Mix only as much as you need. Do not store diluted spray mixtures from one application to the next. They will lose effectiveness and are unsafe.
Multipurpose Fruit Spray
Growers with small fruit plantings may want to consider multipurpose fruit spray products. These materials are widely available, convenient and will serve most pest control purposes. They are mixtures containing a fungicide (captan), and usually two insecticides (malathion and methoxychlor). Multipurpose sprays are produced by several companies and sold under names such as Home Orchard Spray 7, Tree Fruit Spray, All Purpose Fruit Spray7, General Purpose Fruit Spray7 and others. Certain brands contain an additional insecticide, carbaryl (Sevin). Mixtures containing carbaryl should not be applied to apple or pear until 21 days after petal fall, as it causes the fruit to drop.
Sanitation and Cultural Practices
APPLE AND PEAR
Apple and pear trees are subject to serious damage from pests. The following practices will improve the effectiveness of the pesticides and may lessen the need for sprays.
Plant disease-resistant varieties. Varieties resistant to cedar-apple rust, scab and powdery mildew are also available.
Rake and destroy leaves in the fall, if apple scab, pear scab or pear leaf spot are problems. The organisms that cause these diseases overwinter in infected leaves.
For cedar-apple rust control, elimination of the source of spores – cedar trees – is effective but not always possible. Removal of the galls caused by the fungus on cedar trees is helpful. Pruning trees according to recommendations improves control of all ground diseases. In well-pruned trees, air circulation and sunlight penetration are improved. This helps control diseases by promoting rapid drying after rains and dew. Penetration of sprays into the canopy is also better if the trees are well-pruned.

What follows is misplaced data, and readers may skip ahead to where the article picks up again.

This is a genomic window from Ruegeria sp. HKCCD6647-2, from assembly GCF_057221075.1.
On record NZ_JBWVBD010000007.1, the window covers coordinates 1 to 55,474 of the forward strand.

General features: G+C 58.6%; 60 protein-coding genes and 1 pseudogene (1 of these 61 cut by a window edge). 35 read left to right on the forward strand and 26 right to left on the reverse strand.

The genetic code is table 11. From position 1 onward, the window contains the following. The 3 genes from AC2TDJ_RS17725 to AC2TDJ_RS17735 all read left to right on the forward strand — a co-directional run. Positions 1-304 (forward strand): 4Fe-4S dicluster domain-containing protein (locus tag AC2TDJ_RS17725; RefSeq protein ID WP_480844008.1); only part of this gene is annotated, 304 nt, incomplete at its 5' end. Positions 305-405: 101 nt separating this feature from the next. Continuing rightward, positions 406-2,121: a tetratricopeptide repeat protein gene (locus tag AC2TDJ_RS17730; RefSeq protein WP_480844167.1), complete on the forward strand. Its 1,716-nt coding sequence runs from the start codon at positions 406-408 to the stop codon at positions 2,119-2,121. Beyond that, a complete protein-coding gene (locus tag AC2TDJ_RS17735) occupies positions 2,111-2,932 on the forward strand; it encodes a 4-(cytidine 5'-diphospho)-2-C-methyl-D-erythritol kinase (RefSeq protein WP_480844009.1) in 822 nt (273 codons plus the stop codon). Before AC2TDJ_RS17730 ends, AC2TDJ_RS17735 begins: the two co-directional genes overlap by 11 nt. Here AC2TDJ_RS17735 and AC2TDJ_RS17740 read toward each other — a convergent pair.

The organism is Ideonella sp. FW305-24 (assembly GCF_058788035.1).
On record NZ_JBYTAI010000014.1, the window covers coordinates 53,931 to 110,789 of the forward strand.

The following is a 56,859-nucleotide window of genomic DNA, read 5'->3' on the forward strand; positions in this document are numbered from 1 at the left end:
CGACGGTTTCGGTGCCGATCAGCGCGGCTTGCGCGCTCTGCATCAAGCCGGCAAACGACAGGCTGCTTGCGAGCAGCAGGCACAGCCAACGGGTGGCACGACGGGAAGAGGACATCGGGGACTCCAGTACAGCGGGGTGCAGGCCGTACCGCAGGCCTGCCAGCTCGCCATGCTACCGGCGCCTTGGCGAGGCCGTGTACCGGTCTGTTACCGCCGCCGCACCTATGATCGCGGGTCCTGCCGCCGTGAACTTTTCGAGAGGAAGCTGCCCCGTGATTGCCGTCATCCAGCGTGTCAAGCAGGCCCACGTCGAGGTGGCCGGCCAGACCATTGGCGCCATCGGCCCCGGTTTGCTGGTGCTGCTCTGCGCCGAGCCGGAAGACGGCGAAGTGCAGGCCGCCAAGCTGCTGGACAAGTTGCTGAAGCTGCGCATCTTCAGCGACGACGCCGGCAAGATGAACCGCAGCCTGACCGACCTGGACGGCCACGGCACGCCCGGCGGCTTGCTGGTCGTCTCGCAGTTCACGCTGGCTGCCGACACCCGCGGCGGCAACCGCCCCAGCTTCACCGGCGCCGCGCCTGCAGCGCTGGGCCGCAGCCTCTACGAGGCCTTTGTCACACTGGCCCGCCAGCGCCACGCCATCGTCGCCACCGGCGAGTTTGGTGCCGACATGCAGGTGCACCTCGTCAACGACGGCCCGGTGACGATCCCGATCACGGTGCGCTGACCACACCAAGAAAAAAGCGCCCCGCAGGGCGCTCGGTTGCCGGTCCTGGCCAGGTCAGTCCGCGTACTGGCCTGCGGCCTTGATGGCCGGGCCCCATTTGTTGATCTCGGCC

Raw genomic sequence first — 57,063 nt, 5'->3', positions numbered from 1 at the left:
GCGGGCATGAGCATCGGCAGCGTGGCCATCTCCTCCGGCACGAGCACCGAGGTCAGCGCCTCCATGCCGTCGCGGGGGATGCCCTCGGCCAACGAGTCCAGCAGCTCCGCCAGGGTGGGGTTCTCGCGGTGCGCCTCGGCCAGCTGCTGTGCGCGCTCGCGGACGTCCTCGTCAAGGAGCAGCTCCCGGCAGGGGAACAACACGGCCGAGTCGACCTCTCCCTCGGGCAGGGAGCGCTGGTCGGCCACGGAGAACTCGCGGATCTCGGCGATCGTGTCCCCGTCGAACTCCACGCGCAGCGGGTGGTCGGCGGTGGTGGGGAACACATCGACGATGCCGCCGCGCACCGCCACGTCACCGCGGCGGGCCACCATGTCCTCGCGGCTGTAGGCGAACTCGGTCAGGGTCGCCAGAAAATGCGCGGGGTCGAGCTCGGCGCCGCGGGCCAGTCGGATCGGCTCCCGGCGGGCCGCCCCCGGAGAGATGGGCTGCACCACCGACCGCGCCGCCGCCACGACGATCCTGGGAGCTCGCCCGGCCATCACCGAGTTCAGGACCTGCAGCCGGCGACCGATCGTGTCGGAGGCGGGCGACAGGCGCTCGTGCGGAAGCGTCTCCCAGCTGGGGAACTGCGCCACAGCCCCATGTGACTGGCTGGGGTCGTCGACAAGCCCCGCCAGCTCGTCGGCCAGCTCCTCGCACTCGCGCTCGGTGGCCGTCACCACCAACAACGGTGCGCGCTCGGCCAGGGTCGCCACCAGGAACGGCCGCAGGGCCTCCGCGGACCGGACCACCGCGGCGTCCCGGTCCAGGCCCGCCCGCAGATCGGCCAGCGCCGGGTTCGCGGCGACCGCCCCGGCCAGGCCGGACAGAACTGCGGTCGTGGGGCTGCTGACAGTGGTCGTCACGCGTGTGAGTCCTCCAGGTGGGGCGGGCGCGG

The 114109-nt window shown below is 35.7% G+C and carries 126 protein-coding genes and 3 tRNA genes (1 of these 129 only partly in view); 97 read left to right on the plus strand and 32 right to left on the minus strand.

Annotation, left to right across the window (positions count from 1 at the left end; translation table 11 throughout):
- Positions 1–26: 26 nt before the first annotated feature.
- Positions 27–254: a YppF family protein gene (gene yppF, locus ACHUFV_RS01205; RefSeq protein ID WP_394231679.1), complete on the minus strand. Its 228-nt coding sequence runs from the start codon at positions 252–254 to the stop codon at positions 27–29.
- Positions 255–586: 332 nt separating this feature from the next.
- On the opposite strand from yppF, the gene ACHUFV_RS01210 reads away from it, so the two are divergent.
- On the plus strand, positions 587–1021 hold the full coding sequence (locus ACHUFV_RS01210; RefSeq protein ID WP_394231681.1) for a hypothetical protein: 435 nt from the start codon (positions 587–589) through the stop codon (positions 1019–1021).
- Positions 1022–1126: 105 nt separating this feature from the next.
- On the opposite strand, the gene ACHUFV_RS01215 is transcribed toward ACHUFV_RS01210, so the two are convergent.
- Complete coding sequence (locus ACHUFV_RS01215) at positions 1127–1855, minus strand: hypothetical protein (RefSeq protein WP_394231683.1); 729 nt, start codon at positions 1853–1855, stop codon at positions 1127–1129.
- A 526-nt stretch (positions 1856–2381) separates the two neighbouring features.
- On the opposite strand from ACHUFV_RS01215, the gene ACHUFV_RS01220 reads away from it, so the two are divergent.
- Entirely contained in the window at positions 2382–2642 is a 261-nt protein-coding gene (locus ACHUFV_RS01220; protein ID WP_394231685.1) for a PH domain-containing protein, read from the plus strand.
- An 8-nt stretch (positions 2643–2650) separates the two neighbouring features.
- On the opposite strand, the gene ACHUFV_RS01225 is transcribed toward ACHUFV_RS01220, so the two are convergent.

Prune out and destroy all dead or diseased shoots and limbs during the dormant season. This helps reduce fire blight, fruit rots and certain leaf spots, as the organisms that cause these diseases overwinter in the wood.
PEACH, PLUM AND CHERRY
Peach, plum, cherry and other stone fruits are commonly affected by serious pest problems and, as a result, a conscientious spray program is needed. The following sanitation and cultural practices will improve the chances of success and may lessen the need for sprays.
Prune trees according to recommendations, to allow better air circulation and sunlight penetration. This helps control diseases by promoting rapid drying after rains and dew. Penetration of sprays into the canopy is also better if the trees are well-pruned.
Remove the overwintering structure for the brown rot fungus, old mummified fruit left hanging in the tree or on the ground.
Control of black knot of plum and cherry is dependent on removal of the knots before they begin to produce spores. In late winter, prune out and destroy these rough, black swellings or tumors that develop on limbs and twigs.
Avoid planting peach varieties that are highly susceptible to bacterial leaf spot. Examples are Elberta, Halehaven, Rio- Oso-Gem and Sunhigh. Chemical control of this disease is very limited.
Most home grape plantings will require a preventive schedule of pesticides, since certain pests such as black rot can completely destroy a crop of fruit. However, the following sanitation and cultural practices will reduce the need for pesticides.